thoughts (some even make sense).
If you like Adjusted Goaltender Stats, check out Rookie Reports.
Adjusted Goaltender Stats
This article was written at the end of the 2006-07 season. Roberto Luongo has had several great seasons since then, but these stats reflect only his first season with the Canucks.
Roberto Luongo's performance in 2006-07 was nothing short of brilliant. In 76 games he led the Canucks to victory 47 times and recorded 5 shutouts. His record seems to indicate that this was the best season ever by a Canuck goaltender.
But how do you make a fair comparison? Rules have changed over the years that may have given Luongo an edge when comparing him to goalies from the past. By making a few assumptions and crunching the numbers, we can come up with a chart comparing five amazing seasons.
First, let's look at the
five goalies that have recorded 30 wins in a single
season for the Canucks. They are:
* Dan Cloutier hit the thirty-win mark three times as a Canuck (2001-02, 2002-03 and 2003-04), but I believe 2002-03 was the best of these three seasons.
Now, we will make some adjustments to these five seasons:
Games in a Season: Up to and including 1991-92, the Canucks only played 80 games, while today they play 82 games. We will adjust the stats to remove the goalie's results from any games played after the 80 game mark.
Overtime: In 1974-75, there was no overtime. If a game was tied after 60 minutes, it went into the books as a tie. Between 1983-84 and 2003-04, games that were tied after 60 minutes would continue for up to five minutes of sudden-death overtime. We will adjust the results to assume that every game ended after 60 minutes (wins and losses in overtime become ties).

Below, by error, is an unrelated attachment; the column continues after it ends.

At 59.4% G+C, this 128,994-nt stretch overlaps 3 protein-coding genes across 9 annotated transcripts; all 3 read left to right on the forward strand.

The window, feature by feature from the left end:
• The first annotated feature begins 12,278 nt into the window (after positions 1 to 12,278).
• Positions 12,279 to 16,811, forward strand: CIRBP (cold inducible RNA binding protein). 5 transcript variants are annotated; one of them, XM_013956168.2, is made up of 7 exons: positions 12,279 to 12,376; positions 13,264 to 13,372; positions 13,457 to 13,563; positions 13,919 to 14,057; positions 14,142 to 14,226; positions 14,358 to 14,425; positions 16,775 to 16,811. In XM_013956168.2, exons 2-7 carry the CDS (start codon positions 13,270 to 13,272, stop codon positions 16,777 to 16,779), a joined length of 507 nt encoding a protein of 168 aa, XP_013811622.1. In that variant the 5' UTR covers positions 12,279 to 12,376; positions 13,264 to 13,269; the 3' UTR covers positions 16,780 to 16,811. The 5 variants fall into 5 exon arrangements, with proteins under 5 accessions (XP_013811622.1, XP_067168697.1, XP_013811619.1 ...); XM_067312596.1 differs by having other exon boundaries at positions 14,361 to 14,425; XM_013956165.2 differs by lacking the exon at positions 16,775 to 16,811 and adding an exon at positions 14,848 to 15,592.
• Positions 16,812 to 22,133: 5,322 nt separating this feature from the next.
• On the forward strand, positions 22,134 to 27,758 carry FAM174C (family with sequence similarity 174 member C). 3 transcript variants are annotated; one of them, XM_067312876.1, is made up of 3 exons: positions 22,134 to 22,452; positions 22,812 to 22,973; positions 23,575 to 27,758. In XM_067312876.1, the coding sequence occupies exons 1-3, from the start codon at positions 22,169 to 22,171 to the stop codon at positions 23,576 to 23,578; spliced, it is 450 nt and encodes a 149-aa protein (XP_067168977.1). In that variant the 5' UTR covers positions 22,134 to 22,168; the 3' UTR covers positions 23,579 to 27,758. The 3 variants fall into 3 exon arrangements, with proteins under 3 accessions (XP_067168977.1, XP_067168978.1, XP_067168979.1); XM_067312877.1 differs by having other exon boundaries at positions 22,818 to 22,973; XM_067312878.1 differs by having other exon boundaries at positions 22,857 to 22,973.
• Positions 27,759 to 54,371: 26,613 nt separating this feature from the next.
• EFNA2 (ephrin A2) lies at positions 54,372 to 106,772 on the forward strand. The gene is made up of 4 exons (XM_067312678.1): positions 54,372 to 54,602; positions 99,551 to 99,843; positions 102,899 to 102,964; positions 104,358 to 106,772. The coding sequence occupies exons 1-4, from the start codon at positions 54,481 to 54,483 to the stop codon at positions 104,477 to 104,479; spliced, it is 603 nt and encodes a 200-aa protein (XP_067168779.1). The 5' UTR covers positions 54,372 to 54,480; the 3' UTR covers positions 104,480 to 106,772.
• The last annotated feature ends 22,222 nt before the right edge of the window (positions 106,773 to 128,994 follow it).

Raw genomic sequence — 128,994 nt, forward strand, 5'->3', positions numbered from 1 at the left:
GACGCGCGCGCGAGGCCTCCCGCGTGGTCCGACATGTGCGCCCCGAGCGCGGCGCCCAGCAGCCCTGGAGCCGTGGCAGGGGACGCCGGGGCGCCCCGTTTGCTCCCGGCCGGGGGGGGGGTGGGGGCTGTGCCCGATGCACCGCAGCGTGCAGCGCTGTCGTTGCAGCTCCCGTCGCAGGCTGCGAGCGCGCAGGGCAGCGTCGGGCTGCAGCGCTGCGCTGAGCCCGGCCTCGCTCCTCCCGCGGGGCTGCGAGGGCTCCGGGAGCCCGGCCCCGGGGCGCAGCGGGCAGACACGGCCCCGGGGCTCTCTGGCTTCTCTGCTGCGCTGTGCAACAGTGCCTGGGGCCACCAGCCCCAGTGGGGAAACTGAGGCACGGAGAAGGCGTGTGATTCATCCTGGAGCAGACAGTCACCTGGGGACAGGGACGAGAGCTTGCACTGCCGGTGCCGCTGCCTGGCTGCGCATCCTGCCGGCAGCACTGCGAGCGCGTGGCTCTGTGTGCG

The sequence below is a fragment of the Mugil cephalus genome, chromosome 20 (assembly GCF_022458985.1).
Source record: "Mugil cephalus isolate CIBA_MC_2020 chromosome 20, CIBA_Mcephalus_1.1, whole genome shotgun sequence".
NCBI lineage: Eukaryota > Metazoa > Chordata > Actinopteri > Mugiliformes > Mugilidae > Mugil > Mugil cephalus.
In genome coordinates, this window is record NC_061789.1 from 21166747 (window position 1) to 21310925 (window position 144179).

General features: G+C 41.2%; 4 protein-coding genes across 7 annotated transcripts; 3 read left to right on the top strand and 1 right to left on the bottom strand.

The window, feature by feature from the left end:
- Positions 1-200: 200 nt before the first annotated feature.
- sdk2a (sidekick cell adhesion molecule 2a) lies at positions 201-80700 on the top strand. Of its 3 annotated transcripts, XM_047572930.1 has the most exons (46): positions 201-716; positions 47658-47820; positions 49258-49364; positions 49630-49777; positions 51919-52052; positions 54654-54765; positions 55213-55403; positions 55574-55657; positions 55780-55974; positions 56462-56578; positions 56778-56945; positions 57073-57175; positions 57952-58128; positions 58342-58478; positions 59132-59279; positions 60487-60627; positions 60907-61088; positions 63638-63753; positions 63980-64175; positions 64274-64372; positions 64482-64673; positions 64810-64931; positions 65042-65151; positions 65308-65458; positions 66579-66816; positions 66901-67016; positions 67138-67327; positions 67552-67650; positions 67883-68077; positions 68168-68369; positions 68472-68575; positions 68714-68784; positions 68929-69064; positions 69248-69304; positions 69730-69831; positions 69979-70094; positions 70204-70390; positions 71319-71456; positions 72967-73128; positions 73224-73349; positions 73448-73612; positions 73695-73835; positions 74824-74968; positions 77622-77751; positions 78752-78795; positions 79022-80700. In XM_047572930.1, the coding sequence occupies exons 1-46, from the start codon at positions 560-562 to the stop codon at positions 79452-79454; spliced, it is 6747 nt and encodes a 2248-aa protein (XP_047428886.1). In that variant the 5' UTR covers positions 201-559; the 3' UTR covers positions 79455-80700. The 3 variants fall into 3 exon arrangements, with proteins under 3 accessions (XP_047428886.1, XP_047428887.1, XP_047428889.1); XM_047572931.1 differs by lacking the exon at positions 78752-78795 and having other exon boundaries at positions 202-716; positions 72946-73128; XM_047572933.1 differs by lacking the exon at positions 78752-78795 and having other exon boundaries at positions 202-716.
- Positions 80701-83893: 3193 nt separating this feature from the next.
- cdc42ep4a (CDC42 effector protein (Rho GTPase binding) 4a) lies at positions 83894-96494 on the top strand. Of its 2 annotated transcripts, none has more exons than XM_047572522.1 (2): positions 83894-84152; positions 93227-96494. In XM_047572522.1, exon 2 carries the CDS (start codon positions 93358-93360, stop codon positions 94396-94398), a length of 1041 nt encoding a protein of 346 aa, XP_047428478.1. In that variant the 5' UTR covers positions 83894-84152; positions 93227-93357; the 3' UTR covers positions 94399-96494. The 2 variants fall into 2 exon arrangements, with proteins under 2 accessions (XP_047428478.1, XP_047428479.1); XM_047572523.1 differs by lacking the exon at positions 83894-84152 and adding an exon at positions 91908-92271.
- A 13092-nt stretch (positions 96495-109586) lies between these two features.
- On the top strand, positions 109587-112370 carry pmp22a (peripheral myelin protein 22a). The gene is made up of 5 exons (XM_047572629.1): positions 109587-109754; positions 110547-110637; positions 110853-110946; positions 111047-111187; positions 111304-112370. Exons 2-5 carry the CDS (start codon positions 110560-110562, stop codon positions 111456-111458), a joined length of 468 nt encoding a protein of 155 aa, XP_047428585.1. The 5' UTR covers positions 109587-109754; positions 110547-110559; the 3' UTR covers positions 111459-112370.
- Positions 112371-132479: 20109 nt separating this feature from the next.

Shootouts: Since 2005-06, every game is either a win or a loss, although the goalie is not credited with a loss if he loses in overtime or the shootout. We will adjust the results to assume that an "overtime loss" is treated as a tie (since the game was tied after 60 minutes). Overtime and shootout wins are also treated as ties.
Decisions: Goalies play in games where they are not credited with a decision. We will ignore games played where another goal got the win, loss or tie. This number will be used to calculate the winning percentage.
Points: To calculate points earned, wins are worth two points, ties are worth a single point and losses are worth no points. The winning percentage will then be calculated based on the total points earned divided by the number of games where the goalie either won, lost or tied.
These adjustments result in the following records:
Now we can rank these seasons a few ways:
Most adjusted wins
in an season:
points in a season:
winning percentage in a season:
copyright © 2001-2010 David Marchak
This page last updated July 25, 2010